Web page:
Kraus-Anderson’s Urban Honey Bees: Part One
ROOFTOP BEES ARE ALL THE BUZZ: PART ONE
Sustainability, going green, eco-friendly are all popular terms we use and see every day, but what are industries doing to address these challenges?
Kraus-Anderson has taken a unique approach to living its environmental stewardship, creating a home for Urban Honey Bees. KA’s “Buzz Squad” brought the adopted bees home to the roof of our headquarters building in downtown Minneapolis in April, and they’ve been thriving ever since. Here’s the buzz from Buzz Squad Chair Brenden Ward.
What kind(s) of honey bees are living on the KA rooftop? Why was this species selected?
BRENDAN WARD, PROJECT COORDINATOR & KA BUZZ SQUAD CHAIR: Kraus-Anderson’s urban honey bees are the Carniolan species. They are a very mellow and gentle bee; less prone to becoming irritated and stinging. They are also a heartier bee. They can survive cold winters and have little brood disease. We also chose this kind because they don’t have much of a robbing instinct, which means they won’t steal from other hives in the area.
Bee colonies consist of drones, workers, and a queen. Remind us of what each one does. How many colonies will reside on the KA roof? How many bees does that represent?
WARD: Drone: Single sole function is to mate with the queen (note: these are often confused with queens because of their size being much bigger than workers).
Workers: These bees do most of the work, hence their name. They split the work up into outside the hive and inside the hive tasks. Inside they are cleaning cells, capping cells of brood, caring for brood, tending and feeding the queen, receiving nectar from foragers, making honey, removing the trash, packing pollen, building comb, ventilating the hive, guard duty, temperature regulation. Outside the hive they take orientation flights which helps them to familiarize themselves with landmarks surrounding the hive (food and water) and void feces. They also will leave the hive on foraging flights to gather nectar, honeydew, pollen, propolis, and water.
We have 3 colonies on the roof with 3 queens. Each colony is about 7,000-10,000 bees. So, I would say we have roughly 25,000-30,000 bees on our roof. Once fully matured our bee population could grow to 100,000.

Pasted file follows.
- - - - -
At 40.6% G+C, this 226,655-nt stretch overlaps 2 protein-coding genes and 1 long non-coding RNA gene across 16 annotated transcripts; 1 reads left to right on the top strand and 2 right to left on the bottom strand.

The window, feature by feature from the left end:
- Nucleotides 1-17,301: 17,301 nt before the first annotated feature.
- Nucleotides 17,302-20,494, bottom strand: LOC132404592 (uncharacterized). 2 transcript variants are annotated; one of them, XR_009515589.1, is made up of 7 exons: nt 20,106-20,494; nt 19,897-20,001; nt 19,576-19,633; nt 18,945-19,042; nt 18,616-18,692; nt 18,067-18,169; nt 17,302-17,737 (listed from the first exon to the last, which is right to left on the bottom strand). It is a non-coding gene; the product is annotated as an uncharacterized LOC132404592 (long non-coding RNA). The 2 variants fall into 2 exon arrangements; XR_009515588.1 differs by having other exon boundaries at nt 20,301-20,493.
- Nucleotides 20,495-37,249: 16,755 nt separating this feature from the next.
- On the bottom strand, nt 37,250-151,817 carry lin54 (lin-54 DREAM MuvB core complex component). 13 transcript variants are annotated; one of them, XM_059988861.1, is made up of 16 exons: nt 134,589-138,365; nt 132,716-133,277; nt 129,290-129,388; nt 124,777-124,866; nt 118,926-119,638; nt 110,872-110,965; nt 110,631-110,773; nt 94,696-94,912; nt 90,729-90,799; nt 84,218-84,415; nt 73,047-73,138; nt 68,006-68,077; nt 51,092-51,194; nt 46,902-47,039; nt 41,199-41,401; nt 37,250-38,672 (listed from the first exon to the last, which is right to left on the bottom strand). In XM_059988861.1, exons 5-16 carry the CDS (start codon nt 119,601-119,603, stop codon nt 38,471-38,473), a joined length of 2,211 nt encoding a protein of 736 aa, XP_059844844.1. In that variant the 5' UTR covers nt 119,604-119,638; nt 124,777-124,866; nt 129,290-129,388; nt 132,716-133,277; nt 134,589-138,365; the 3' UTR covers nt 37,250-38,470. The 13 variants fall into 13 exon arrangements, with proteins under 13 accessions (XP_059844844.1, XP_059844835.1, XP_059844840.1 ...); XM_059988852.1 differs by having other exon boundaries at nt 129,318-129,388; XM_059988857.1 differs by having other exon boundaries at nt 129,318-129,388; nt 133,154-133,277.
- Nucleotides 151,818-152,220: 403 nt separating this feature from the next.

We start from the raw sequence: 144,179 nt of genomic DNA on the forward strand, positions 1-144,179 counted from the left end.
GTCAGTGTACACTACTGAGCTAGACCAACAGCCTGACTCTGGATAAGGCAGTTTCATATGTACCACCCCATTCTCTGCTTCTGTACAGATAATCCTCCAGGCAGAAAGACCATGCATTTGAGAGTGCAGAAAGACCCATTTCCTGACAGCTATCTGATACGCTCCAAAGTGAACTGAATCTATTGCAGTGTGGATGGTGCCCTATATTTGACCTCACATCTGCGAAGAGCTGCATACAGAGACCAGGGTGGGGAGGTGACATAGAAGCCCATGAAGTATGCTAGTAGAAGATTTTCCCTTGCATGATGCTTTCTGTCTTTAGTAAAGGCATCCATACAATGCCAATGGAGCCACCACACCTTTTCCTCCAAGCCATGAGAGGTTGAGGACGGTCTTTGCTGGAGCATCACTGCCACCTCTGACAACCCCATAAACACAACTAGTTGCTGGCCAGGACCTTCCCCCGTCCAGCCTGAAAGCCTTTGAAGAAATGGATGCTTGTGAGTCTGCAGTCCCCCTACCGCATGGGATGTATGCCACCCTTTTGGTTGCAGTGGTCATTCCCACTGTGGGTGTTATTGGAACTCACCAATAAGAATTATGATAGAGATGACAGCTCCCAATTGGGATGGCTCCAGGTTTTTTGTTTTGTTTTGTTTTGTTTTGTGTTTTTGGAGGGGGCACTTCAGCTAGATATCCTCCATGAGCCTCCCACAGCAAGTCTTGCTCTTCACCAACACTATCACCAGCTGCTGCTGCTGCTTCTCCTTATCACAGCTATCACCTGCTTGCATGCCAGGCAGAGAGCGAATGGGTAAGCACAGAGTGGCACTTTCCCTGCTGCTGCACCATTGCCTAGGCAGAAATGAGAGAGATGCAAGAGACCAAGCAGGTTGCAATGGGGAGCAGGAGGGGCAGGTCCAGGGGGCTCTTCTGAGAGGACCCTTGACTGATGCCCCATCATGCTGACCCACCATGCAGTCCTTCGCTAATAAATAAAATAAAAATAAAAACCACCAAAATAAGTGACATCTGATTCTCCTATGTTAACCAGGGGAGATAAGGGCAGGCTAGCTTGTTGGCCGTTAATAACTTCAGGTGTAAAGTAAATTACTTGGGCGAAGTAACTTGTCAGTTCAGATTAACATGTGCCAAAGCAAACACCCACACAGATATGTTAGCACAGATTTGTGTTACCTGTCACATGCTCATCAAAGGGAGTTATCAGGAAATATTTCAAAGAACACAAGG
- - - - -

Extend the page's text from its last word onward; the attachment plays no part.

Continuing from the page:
You’re using a couple of different types of hives. Talk about that.
Ward: We have two Langstroth hives and a top-bar hive on our roof:
- Langstroth Hive is the most common design of hives, the Langstroth hive uses frames. These frames are often filled with some form of foundation to give the bees a proper starting position and template for building comb. These frames are then installed in hive bodies. The Langstroth hive is known to impose artificial segregation of the colony by physically dividing honey from brood by use of the brood chambers, for brood development and bee residence, and the honey supers, for excess honey collection.
- Top-bar hives are a more natural type of hive because the bees have to build their own comb from scratch. A top-bar hive is a single-story frameless beehive in which the comb hangs from removable bars. The bars form a continuous roof over the comb, whereas the frames in most current hives allow space for bees to move up or down between boxes.
Where do these bees come from? How will be the bees be transported and introduced to their new hives?
WARD: The bees came in individual packages with the queen on a semi-truck from California. They are installed in the hive with the queen and allowed 5-7 days
to get to know each other. We purchased our bees from a local company in Stillwater, MN called Nature’s Nectar. They have been a great resource and offer great advice when it comes to caring for the bees.
How was the queen be released/acquainted to the hive?
WARD: The queen came in its own cage (see photo on the right). We hung her cage inside the hive so that the bees and her could get acquainted with one another.
Where will the bees get their food? How far will they travel for food?
WARD: We will feed the bees a sugar syrup solution and pollen patties until about mid-June when the flowers begin to bloom. However, we have been seeing a lot of the worker bees leaving the hive and coming back will pockets full of pollen (see photo below).
Honey bees will typically fly between 2-3 miles to forage for food.
What happens to the bees over the winter? Will the Buzz Squad have special duties to help the bees survive in the cold months?
WARD: We will winterize our bees, which includes wrapping the hives with insulation, using the planter boxes as wind breaks, and making sure they have enough honey stores to survive. Pretty much we will do everything we can to give them the tools they need to survive with some inspections once a month over the winter.View Comments